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The Incas Paperback – August 1, 2003

ISBN-13: 978-1405116763 ISBN-10: 1405116765

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Product Details

  • Paperback: 408 pages
  • Publisher: Wiley-Blackwell (August 1, 2003)
  • Language: English
  • ISBN-10: 1405116765
  • ISBN-13: 978-1405116763
  • Product Dimensions: 0.9 x 6 x 8.9 inches
  • Shipping Weight: 1.4 pounds
  • Average Customer Review: 4.6 out of 5 stars  See all reviews (14 customer reviews)
  • Amazon Best Sellers Rank: #74,167 in Books (See Top 100 in Books)

Editorial Reviews

Review

"Transforms the field of Inca studies." Gary Urton, Harvard University <!--end-->


"There have been many syntheses of the Inca culture of the Central Andes of South America, but this one, by the leader in Inca studies, surpasses them all." Choice

"[D'Altroy] is recognised as an outstanding and well-published scholar on the provinces of the Inca Empire. I highly recommend this excellent synthesis of Inca studies ... for its comparative empire insights ... its smooth and lively narrative style and for the critical discussion of the abundant historical and archaeological sources on the Inca empire." Journal of the Royal Anthropological Institute

Book Description

The great empire of the Incas at its height encompassed an area of western South America comparable in size to the Roman Empire in Europe. This book describes and explains its extraordinary progress from a small Andean society in southern Peru to its rapid demise little more than a century later at the hands of the Spanish conquerors.The Incas is the first book fully to synthesize history and archaeology in a sweeping exploration of the entire empire from Chile to Ecuador. The author explains how the Incas drew from millennia of cultural developments to mould a diverse land into a dynamic, powerful, and yet fragile polity. From this integrated perspective, The Incas profoundly rethinks the nature of imperial formation, ideology, and social, economic, and political relations in Inca society.

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Customer Reviews

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She said it was a good read.
noel3
The judicious use of historic sources, largely post-Spanish conquest writings, combined with archaeologically derived information is excellent.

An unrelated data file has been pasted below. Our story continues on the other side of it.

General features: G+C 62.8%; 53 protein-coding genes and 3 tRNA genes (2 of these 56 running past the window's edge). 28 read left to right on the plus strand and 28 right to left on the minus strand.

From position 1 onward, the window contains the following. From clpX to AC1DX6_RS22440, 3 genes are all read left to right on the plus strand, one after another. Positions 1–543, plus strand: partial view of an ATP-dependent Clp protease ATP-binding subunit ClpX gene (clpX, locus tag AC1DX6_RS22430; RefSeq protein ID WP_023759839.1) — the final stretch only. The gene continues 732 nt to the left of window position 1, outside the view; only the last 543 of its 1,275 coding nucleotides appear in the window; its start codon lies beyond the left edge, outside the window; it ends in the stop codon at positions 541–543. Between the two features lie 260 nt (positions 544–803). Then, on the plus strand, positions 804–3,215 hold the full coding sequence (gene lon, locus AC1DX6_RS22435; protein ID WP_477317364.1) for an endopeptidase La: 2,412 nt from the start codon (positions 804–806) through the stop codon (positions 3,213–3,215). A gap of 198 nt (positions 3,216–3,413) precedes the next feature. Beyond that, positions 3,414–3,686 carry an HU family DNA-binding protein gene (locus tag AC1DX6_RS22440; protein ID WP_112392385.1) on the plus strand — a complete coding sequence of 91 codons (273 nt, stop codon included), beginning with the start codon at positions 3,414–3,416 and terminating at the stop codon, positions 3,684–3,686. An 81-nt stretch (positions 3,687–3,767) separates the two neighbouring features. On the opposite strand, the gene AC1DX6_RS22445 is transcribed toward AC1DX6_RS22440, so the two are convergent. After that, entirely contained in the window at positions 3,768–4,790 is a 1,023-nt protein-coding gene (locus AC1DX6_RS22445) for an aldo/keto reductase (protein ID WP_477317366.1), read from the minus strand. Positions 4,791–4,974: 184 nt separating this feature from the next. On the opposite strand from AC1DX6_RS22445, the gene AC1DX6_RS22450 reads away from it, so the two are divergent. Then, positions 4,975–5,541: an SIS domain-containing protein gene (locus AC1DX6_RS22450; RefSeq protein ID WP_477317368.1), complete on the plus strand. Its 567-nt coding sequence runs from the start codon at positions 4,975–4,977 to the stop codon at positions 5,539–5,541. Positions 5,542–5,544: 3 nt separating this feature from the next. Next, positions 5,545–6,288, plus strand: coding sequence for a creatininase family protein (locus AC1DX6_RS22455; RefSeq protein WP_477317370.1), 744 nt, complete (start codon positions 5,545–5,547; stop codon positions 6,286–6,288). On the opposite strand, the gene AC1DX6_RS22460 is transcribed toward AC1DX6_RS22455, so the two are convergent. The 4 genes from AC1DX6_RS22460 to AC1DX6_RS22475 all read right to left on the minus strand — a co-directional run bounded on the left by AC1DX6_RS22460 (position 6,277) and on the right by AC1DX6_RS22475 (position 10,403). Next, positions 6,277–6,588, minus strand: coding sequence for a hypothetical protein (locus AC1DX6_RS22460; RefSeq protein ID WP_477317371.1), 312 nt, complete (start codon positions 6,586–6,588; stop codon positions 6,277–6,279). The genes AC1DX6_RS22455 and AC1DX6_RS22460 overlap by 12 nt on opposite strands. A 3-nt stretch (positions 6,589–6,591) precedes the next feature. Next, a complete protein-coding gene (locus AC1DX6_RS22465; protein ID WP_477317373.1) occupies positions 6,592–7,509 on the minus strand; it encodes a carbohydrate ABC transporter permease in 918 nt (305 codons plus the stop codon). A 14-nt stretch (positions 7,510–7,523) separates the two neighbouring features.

R. Albin
While not necessary, I would recommend some familiarity with archaeology and anthropology to read this book.
Kharan

Most Helpful Customer Reviews

38 of 40 people found the following review helpful By N. Clarke on March 1, 2003
Format: Hardcover
Incorporating much of the most recent research into Inca history and society, Terence D'Altroy's work is undoubtedly the best (and most readable!) of the serious introductory texts in the field. He covers the various aspects clearly and thoroughly, elucidating the complexities of the historical narrative, social organisation, and economic production, alongside information on ritual practice, accounting methods, architecture and geography. We are given a synthesis of modern research, together with an awareness of how much remains to be understood, such the _khipu_ rope-knotting techniques that the Incas used to record the movement of goods and transmit laws.
There is a wealth of black-and-white photographs and near-contemporary illustrations, and D'Altroy makes extensive, judicious use of both archaeological finds and written sources (native and Spanish) from the decades immediately after the Conquest. The slant is primarily historical, and while - as with any study of Andean history - anthropological theory enters the picture, this is rather less jargon-filled and abstract than the average ethnographic study, but instead shows awareness of historical change and social evolution.
Extremely useful.
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26 of 28 people found the following review helpful By R. Albin TOP 500 REVIEWER on May 2, 2003
Format: Hardcover